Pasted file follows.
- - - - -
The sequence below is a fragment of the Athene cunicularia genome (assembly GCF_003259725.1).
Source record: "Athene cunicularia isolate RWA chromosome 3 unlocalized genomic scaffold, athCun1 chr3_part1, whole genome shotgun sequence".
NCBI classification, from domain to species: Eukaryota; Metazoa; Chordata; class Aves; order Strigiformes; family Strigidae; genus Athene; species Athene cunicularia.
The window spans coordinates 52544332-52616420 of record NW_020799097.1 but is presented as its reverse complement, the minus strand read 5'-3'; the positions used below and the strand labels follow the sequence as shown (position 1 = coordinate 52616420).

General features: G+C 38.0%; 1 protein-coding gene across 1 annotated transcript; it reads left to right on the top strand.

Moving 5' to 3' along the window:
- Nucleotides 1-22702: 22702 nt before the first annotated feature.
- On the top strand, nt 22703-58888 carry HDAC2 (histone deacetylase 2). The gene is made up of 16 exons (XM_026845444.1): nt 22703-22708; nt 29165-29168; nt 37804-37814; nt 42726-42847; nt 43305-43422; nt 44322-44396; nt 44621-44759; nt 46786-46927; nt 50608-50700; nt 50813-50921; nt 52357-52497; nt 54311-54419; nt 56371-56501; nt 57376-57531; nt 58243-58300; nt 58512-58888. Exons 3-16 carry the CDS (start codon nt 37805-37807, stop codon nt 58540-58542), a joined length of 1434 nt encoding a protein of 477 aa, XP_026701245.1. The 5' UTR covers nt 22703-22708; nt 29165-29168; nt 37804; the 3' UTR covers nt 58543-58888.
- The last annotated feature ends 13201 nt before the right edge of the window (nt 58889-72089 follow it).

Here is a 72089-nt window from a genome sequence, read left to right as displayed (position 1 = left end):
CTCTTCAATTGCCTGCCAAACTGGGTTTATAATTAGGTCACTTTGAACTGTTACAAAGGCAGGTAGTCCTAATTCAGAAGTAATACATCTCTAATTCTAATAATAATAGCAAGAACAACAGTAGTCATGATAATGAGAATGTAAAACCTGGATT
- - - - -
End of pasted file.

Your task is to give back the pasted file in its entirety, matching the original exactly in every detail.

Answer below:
The sequence below is a fragment of the Athene cunicularia genome (assembly GCF_003259725.1).
Source record: "Athene cunicularia isolate RWA chromosome 3 unlocalized genomic scaffold, athCun1 chr3_part1, whole genome shotgun sequence".
NCBI classification, from domain to species: Eukaryota; Metazoa; Chordata; class Aves; order Strigiformes; family Strigidae; genus Athene; species Athene cunicularia.
The window spans coordinates 52544332-52616420 of record NW_020799097.1 but is presented as its reverse complement, the minus strand read 5'-3'; the positions used below and the strand labels follow the sequence as shown (position 1 = coordinate 52616420).

General features: G+C 38.0%; 1 protein-coding gene across 1 annotated transcript; it reads left to right on the top strand.

Moving 5' to 3' along the window:
- Nucleotides 1-22702: 22702 nt before the first annotated feature.
- On the top strand, nt 22703-58888 carry HDAC2 (histone deacetylase 2). The gene is made up of 16 exons (XM_026845444.1): nt 22703-22708; nt 29165-29168; nt 37804-37814; nt 42726-42847; nt 43305-43422; nt 44322-44396; nt 44621-44759; nt 46786-46927; nt 50608-50700; nt 50813-50921; nt 52357-52497; nt 54311-54419; nt 56371-56501; nt 57376-57531; nt 58243-58300; nt 58512-58888. Exons 3-16 carry the CDS (start codon nt 37805-37807, stop codon nt 58540-58542), a joined length of 1434 nt encoding a protein of 477 aa, XP_026701245.1. The 5' UTR covers nt 22703-22708; nt 29165-29168; nt 37804; the 3' UTR covers nt 58543-58888.
- The last annotated feature ends 13201 nt before the right edge of the window (nt 58889-72089 follow it).

Here is a 72089-nt window from a genome sequence, read left to right as displayed (position 1 = left end):
CTCTTCAATTGCCTGCCAAACTGGGTTTATAATTAGGTCACTTTGAACTGTTACAAAGGCAGGTAGTCCTAATTCAGAAGTAATACATCTCTAATTCTAATAATAATAGCAAGAACAACAGTAGTCATGATAATGAGAATGTAAAACCTGGATT